George Clooney has such a well defined screen persona, that it’s easy to forget that he didn’t exactly emerge as a fully fledged movie star.
Even before he became a global household name on ER, he had more than a decade of TV and film bit parts under his belt – and as fun as it is now to see him randomly pop up in Murder She Wrote or The Golden Girls, it didn’t exactly signal the arrival of a major movie star, so much as a charismatic scene stealer.
When he finally got a larger movie role, in 1992’s Unbecoming Age, the film was critically reviled and almost immediately swept under the carpet, his elevation to leading man status still not clearly apparent.
Surprisingly, his first leading man role during ER’s run not only defined what kind of movie star Clooney was going to be, but also worked as a notable casting against type when placed next to his breakthrough small screen role.
In that show, the role of Douglas Ross was broadly characterised as a hero who would bend the rules wherever possible if it ensured he could save lives, his compassion often proving to be the thing that jeopardises his medical career.
But it was his second collaboration with Quentin Tarantino, who was such a big fan of ER’s first season he directed one of its later episodes, that wound up being the template for his movie star persona.
In From Dusk Till Dawn, written by Tarantino and directed by Robert Rodriguez, Clooney plays Seth Gecko, a convict broken out of prison by his mentally ill younger brother Richie (Tarantino), before resuming a crime spree following a bank robbery.
Only when placed next to the psychopathic Richie does Clooney’s character have a moral code that even has a passing resemblance to that of his TV role – and even then, it’s been sharply inverted, claiming he only kills those who deserve it, in sharp contrast to his younger sibling.
This is the darkest iteration of Clooney’s screen persona, so why is it also the one that helps define the type of characters he goes on to play?
While recently promoting his new film We Can Be Heroes, Rodriguez summarised Clooney’s appeal as that of “an everyman who can have a lot of range” from playing a hero paediatrician in one project, to a killer in the next.
Rodriguez managed to identify this in Clooney before any other filmmaker, and uses that to great effect – that everyman likability initially makes him something close to a twisted audience surrogate, our gateway into the carnage that follows.
It takes a very specific kind of movie star to be able to pull that off, and in the wake of the movie’s success, this ended up resonating with audiences more than his other big screen vehicles, bagging him an MTV Movie Award for Best Breakthrough Performance.
It was a revitalisation of his big screen career, and showed that audiences liked Clooney best when putting a darker twist on his old Hollywood-style charm.
With Clooney now cemented as a Hollywood A-lister, more conventional leading men roles in blockbusters kept coming his way – but it was his turn as Bruce Wayne in Batman And Robin that pushed him back into the zone of the everyman as anti-hero.
To this day, his involvement with that film remains a sore point; he has a reputation as a prankster, who can pull unexpected practical jokes on any cast member, and many have found that the only way they can get their own back is by mentioning Batman And Robin to him.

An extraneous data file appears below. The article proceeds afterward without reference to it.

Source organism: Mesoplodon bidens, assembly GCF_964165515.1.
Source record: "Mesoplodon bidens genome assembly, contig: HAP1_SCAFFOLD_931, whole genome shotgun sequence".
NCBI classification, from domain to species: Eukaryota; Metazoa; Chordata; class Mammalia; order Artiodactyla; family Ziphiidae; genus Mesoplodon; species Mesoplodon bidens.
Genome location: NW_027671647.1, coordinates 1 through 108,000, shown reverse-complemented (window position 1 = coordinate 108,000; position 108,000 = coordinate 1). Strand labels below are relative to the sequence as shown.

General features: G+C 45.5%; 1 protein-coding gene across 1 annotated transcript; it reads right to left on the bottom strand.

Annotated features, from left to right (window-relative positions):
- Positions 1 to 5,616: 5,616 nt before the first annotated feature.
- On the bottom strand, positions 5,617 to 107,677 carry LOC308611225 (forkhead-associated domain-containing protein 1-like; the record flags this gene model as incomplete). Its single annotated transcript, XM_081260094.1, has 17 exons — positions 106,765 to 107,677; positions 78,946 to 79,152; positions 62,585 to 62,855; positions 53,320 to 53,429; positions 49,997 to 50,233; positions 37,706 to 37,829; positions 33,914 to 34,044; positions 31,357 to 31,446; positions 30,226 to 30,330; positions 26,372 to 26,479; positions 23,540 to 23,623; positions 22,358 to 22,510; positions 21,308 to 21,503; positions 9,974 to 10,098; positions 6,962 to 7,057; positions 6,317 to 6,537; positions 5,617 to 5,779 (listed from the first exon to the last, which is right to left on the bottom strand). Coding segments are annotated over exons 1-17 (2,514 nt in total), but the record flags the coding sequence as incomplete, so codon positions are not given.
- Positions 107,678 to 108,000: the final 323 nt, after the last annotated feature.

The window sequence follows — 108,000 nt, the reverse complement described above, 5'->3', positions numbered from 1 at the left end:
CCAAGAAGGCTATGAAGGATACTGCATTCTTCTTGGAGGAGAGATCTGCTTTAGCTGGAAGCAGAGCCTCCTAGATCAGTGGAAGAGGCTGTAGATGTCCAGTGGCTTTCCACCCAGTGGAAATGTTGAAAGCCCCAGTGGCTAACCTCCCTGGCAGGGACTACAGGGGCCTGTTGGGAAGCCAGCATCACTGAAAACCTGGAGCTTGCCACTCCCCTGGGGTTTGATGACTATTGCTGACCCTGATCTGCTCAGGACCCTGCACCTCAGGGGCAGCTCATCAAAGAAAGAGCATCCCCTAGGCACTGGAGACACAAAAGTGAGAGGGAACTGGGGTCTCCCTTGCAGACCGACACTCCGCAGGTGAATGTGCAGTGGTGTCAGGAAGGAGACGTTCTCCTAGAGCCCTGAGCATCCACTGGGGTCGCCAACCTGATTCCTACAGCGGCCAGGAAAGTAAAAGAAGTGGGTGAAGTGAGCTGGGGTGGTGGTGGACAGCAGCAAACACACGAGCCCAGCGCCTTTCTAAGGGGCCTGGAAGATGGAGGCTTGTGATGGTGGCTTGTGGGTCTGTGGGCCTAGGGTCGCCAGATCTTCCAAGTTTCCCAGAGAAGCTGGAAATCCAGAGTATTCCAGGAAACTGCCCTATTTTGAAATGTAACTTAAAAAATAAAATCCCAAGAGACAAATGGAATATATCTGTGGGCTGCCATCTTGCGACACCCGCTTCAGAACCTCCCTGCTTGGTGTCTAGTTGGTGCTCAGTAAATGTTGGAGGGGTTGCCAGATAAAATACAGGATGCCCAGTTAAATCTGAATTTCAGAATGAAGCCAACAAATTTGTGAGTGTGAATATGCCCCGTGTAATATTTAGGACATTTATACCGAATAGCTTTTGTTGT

When Tilda Swinton won her Academy Award for Michael Clayton, she managed to embarrass her co-star in front of millions by making a gag about his Batman suit.
Clooney’s own feelings towards that film appeared to put him off starring in family friendly blockbusters altogether.
Around the same time as Batman And Robin, he ended up backing out of starring in Jack Frost (where he was replaced by another Batman, Michael Keaton), leaving the producers in an awkward situation as they opted to carry on with the original snowman they built – which in the final film still bears more than a passing resemblance to Clooney.
Out Of Sight is the film where he eases back into his charming anti-hero comfort zone, and it feels like a significantly more charming variation on Seth Gecko – another character we’re introduced to following a prison break, only to immediately re-embark on another ill planned criminal scheme.
As Clooney continued to establish this charming but untrustworthy persona, it’s notable just how many films during this period worked from this same character outline.
In his first collaboration with the Coen Brothers, 2000’s O Brother, Where Art Thou?, he leads a group of escaped convicts on a quest to retrieve buried treasure, and a year later he reteamed with director Steven Soderbergh to step into the shoes of Danny Ocean – who, once again, we’re introduced to on the way out of prison, and about to embark on his most ambitious heist yet.
Ocean’s Eleven couldn’t be further removed from his first leading role, but it’s a film that largely works because Clooney had spent so many films refining his screen persona to the point that role feels like an effortless performance only a bona fide movie star could give; making the charismatic criminal feel as much of an everyman as he does a stylised movie character.
From Dusk Till Dawn was the perfect indie vehicle for Clooney to start establishing this persona – and after a few flops following it, he realised that subverting his everyman charm was the key to remaining a big deal on the big screen.